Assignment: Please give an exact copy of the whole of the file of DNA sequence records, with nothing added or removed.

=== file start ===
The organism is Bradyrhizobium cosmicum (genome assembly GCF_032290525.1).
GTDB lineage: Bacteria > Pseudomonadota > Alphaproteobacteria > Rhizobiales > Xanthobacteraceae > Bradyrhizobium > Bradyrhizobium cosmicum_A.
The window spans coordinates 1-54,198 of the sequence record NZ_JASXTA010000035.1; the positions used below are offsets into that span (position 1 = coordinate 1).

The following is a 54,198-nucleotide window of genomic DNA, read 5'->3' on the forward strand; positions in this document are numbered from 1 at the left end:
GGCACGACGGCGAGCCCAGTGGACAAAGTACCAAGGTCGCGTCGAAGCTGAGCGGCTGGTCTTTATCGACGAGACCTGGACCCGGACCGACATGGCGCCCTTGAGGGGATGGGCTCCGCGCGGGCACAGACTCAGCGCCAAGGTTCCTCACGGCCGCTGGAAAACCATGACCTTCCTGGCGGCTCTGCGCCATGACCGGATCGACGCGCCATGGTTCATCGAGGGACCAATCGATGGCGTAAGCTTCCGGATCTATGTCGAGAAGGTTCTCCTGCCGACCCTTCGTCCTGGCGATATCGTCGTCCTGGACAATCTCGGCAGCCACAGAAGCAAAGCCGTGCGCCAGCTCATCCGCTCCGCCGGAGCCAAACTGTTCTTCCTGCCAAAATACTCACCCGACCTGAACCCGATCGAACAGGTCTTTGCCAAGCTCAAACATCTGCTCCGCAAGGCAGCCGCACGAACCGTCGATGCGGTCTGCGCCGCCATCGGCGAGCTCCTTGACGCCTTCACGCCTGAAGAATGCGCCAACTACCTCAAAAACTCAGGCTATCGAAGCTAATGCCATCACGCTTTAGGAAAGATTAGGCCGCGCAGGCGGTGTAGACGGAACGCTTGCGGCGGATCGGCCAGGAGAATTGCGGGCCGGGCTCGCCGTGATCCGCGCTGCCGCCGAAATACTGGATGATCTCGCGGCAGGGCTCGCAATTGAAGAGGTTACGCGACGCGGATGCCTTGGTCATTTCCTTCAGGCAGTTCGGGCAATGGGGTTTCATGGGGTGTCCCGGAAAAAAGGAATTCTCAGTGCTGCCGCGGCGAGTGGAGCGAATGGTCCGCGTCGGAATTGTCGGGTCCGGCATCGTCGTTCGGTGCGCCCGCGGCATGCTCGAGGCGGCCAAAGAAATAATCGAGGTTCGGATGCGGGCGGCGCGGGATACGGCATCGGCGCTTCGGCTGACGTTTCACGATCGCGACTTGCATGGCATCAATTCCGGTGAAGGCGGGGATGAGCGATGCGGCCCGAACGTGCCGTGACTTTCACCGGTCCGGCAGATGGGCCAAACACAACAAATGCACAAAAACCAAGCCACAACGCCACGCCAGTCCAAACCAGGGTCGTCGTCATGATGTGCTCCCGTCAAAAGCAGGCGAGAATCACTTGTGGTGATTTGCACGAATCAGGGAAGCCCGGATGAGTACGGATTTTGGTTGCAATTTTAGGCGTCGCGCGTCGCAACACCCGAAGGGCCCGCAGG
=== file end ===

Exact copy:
The organism is Bradyrhizobium cosmicum (genome assembly GCF_032290525.1).
GTDB lineage: Bacteria > Pseudomonadota > Alphaproteobacteria > Rhizobiales > Xanthobacteraceae > Bradyrhizobium > Bradyrhizobium cosmicum_A.
The window spans coordinates 1-54,198 of the sequence record NZ_JASXTA010000035.1; the positions used below are offsets into that span (position 1 = coordinate 1).

The following is a 54,198-nucleotide window of genomic DNA, read 5'->3' on the forward strand; positions in this document are numbered from 1 at the left end:
GGCACGACGGCGAGCCCAGTGGACAAAGTACCAAGGTCGCGTCGAAGCTGAGCGGCTGGTCTTTATCGACGAGACCTGGACCCGGACCGACATGGCGCCCTTGAGGGGATGGGCTCCGCGCGGGCACAGACTCAGCGCCAAGGTTCCTCACGGCCGCTGGAAAACCATGACCTTCCTGGCGGCTCTGCGCCATGACCGGATCGACGCGCCATGGTTCATCGAGGGACCAATCGATGGCGTAAGCTTCCGGATCTATGTCGAGAAGGTTCTCCTGCCGACCCTTCGTCCTGGCGATATCGTCGTCCTGGACAATCTCGGCAGCCACAGAAGCAAAGCCGTGCGCCAGCTCATCCGCTCCGCCGGAGCCAAACTGTTCTTCCTGCCAAAATACTCACCCGACCTGAACCCGATCGAACAGGTCTTTGCCAAGCTCAAACATCTGCTCCGCAAGGCAGCCGCACGAACCGTCGATGCGGTCTGCGCCGCCATCGGCGAGCTCCTTGACGCCTTCACGCCTGAAGAATGCGCCAACTACCTCAAAAACTCAGGCTATCGAAGCTAATGCCATCACGCTTTAGGAAAGATTAGGCCGCGCAGGCGGTGTAGACGGAACGCTTGCGGCGGATCGGCCAGGAGAATTGCGGGCCGGGCTCGCCGTGATCCGCGCTGCCGCCGAAATACTGGATGATCTCGCGGCAGGGCTCGCAATTGAAGAGGTTACGCGACGCGGATGCCTTGGTCATTTCCTTCAGGCAGTTCGGGCAATGGGGTTTCATGGGGTGTCCCGGAAAAAAGGAATTCTCAGTGCTGCCGCGGCGAGTGGAGCGAATGGTCCGCGTCGGAATTGTCGGGTCCGGCATCGTCGTTCGGTGCGCCCGCGGCATGCTCGAGGCGGCCAAAGAAATAATCGAGGTTCGGATGCGGGCGGCGCGGGATACGGCATCGGCGCTTCGGCTGACGTTTCACGATCGCGACTTGCATGGCATCAATTCCGGTGAAGGCGGGGATGAGCGATGCGGCCCGAACGTGCCGTGACTTTCACCGGTCCGGCAGATGGGCCAAACACAACAAATGCACAAAAACCAAGCCACAACGCCACGCCAGTCCAAACCAGGGTCGTCGTCATGATGTGCTCCCGTCAAAAGCAGGCGAGAATCACTTGTGGTGATTTGCACGAATCAGGGAAGCCCGGATGAGTACGGATTTTGGTTGCAATTTTAGGCGTCGCGCGTCGCAACACCCGAAGGGCCCGCAGG